Redial Denial

, , , , , | Right | November 27, 2019

(Part of my job involves being issued a company mobile phone. I get a different one every day; as such, they are not specific to any one employee. The vast majority of the time we use the mobile to call our warehouse for manager support. We almost never receive calls. One day, the phone rings:)

Me: “[Company] delivery, [My Name] speaking.”

Caller: “John?”

Me: “No, sorry, this is [My Name]. I’m a delivery driver for [Company].”

Caller: “Ah, okay!” *hangs up*

(Ten seconds later, the phone rings:)

Me: “[Company] delivery; [My Name] speaking.”

Caller: “John?”

Me: “Sorry, mate, still me!”

Caller: “Right, okay!” *hangs up*

(Ten seconds later, the phone rings — same number.)

Me: “Still me, mate.”

Caller: “Not John?”

Me: “Nope, still [My Name].”

Caller: “Okay.” *hangs up*

(As you can imagine, ten seconds later, he calls again.)

Me: “Uh, mate, are you just using redial?”

Caller: “Yes… John?”

Me: “If you hit redial, it will keep calling me.”

Caller: “Oh, okay, I got ya!” *hangs up*

(Once again, he calls me back.)

Me: “Mate, do you know how phones work? You can’t keep calling the same number expecting someone else to answer.”

Caller: “No John?”

Me: “Uh, no. If you keep calling the same number, you will keep getting me.”

Caller: “Oh, okay.” *hangs up*

(As you might expect, he calls again.)

Me: “John?”

Caller: “John!”

Me:John!

Caller:Yes, John! Finally. I kept getting some t*** from [Rival Company].”

Me: “No, still me from [Company].”

Caller: “LOOK, I’M GETTING A BIT SICK OF THIS! STOP ANSWERING! LET ME TALK TO JOHN.”

Me: “Okay, mate, this is a mobile owned and operated by [Company]; there is no John here. There is no John in my department! YOU ARE CALLING THE WRONG NUMBER!”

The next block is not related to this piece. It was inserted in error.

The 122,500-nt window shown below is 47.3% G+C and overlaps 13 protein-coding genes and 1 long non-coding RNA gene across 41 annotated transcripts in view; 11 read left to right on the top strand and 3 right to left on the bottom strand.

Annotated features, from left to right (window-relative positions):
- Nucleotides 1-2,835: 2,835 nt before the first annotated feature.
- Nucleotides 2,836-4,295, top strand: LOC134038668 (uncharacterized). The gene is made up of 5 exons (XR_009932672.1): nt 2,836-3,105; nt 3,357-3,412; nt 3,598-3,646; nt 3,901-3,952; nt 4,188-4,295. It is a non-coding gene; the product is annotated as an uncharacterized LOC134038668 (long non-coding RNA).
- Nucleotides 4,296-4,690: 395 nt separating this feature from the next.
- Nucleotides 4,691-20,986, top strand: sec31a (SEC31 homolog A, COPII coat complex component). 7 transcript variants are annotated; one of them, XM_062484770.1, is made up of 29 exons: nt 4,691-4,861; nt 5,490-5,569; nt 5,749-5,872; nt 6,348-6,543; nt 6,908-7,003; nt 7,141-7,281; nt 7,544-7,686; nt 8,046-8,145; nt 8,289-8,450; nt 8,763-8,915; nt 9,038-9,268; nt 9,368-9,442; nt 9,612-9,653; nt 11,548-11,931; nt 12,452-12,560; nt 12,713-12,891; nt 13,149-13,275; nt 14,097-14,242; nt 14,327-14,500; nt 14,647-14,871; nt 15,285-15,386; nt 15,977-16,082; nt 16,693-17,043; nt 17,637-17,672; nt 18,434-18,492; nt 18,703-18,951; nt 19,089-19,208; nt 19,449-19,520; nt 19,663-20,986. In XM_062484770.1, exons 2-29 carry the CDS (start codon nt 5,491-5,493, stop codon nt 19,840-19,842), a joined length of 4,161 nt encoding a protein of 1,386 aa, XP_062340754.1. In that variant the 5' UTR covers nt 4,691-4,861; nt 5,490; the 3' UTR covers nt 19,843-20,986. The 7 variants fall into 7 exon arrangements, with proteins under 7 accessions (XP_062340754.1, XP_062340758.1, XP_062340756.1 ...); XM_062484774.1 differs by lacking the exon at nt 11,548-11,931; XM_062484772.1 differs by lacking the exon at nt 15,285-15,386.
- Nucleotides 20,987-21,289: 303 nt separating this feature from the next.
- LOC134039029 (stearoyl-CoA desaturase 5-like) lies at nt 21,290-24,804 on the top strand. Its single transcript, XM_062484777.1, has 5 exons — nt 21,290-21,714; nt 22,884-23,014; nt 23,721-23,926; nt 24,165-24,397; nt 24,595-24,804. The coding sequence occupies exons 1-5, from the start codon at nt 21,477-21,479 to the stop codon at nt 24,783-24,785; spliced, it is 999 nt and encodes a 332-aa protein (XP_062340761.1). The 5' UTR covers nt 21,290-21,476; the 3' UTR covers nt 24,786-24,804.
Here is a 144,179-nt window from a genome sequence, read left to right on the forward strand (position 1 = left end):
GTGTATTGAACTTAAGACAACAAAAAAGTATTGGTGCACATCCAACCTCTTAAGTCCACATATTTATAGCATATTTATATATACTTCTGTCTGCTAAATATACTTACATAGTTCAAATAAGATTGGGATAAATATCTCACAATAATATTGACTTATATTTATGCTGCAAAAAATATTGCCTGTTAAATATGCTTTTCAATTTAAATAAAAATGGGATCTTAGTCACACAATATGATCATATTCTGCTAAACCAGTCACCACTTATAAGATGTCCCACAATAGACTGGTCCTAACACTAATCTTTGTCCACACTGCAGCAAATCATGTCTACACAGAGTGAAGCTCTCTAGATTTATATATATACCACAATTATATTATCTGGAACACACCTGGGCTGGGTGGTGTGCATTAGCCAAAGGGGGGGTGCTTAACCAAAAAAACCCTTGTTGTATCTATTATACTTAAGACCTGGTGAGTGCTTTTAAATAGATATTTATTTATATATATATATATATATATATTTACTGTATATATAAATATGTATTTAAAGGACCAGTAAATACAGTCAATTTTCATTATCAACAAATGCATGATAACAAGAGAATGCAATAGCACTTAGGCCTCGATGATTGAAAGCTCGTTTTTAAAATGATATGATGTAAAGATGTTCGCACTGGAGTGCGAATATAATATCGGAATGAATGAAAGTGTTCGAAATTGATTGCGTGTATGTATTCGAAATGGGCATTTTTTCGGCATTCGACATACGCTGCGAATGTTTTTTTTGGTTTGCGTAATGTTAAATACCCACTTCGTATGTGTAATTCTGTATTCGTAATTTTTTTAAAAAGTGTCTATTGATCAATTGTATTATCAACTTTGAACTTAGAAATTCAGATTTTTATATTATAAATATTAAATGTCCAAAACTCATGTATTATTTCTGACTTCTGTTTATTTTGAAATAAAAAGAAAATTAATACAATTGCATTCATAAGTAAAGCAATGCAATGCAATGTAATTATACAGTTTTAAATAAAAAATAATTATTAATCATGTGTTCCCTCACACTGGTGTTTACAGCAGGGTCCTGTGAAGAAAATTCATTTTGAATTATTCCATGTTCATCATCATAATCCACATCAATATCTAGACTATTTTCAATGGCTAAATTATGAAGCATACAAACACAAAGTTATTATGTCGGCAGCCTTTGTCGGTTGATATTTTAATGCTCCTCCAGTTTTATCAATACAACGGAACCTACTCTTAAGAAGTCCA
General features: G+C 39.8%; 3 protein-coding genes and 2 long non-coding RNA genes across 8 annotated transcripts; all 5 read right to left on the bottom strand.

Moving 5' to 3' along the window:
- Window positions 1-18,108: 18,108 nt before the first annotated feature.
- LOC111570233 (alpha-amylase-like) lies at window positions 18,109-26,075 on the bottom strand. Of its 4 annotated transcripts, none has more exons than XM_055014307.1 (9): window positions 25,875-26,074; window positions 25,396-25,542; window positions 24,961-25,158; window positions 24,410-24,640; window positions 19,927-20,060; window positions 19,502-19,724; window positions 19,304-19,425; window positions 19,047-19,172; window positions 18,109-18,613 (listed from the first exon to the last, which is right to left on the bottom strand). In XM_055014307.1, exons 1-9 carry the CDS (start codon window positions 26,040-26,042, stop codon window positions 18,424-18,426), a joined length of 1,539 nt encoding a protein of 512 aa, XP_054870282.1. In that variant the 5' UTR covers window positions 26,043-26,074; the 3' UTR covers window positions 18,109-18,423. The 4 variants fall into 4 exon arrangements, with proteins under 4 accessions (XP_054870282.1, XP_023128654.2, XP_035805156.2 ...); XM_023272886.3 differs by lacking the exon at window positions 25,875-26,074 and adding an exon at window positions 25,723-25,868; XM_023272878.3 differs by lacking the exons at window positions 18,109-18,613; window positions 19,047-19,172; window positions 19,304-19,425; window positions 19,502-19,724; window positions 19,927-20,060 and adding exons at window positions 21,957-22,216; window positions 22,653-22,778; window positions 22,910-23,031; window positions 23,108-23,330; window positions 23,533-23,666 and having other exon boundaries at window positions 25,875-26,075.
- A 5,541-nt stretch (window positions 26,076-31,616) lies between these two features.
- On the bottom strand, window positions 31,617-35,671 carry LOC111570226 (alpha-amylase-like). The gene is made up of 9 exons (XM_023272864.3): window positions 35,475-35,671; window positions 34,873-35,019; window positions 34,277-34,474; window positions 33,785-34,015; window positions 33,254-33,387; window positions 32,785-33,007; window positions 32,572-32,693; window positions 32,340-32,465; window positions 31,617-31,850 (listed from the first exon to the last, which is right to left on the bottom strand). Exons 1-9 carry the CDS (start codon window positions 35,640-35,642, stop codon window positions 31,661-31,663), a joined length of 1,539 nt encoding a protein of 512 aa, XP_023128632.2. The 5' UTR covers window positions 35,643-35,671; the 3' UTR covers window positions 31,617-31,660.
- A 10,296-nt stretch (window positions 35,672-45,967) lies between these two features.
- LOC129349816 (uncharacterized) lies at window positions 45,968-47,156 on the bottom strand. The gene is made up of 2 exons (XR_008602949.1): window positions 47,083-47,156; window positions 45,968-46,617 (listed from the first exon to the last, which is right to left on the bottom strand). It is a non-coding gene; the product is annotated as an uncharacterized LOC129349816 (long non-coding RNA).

Caller: “Fine, well, I guess I’ll do it the hard way and dial each number again.”

(Thankfully, after that, he never called again. I just hope he got the number right that time and some other poor person didn’t have the same experience.)

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When Higher-Ups Make Sky-High Decisions Without Seeing The Floor

, , , , , | Working | September 29, 2019

Years ago, I worked at a company that made computerized equipment. They had a machine shop, and I got to know the machinists slightly. These guys could make anything, and did, saving the company the need and expense of dealing with outside shops for this work. The shop charged the work they did to the projects it was for. When the shop was idle, time was charged to an overhead account.  

When the bean counters got hold of the books, they decided the overhead account was wasted money and should be eliminated. So, the policy was changed: all machinist time had to be charged to project. 

Suddenly, the price of a bracket (or whatever) went from a realistic figure to something outrageous if the shop was otherwise idle that week. The project managers, who had limited budgets, went through the roof. To “save” money, they started contracting their parts outside machine shop. Now money was flowing out of the company.  

Soon the machine shop was shut down and the machines sold off. What a cost savings!

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P*rn Is No Joke

, , , , , , , | Working | September 23, 2019

This happened about five years ago when I worked as an IT technician in a factory. I was an infrastructure technician and I had a colleague — we’ll call him J — who, like me, had a weird sense of humour. J told me that the following happened to him one day. 

At the time, we had two wireless networks; one was our corporate network, and only for laptops, barcode scanners, and company mobile phones. The other was technically only for visitors, but employees tended to connect their personal mobile phones to it. 

Our visitor network was only available in certain parts of our two factories. However, someone had managed to find the Wi-Fi code for the corporate network, so quite a few people connected their personal mobile phones to it. Our SysAdmin had to block these devices because they took up valuable IP addresses that were needed for devices like handheld barcode scanners.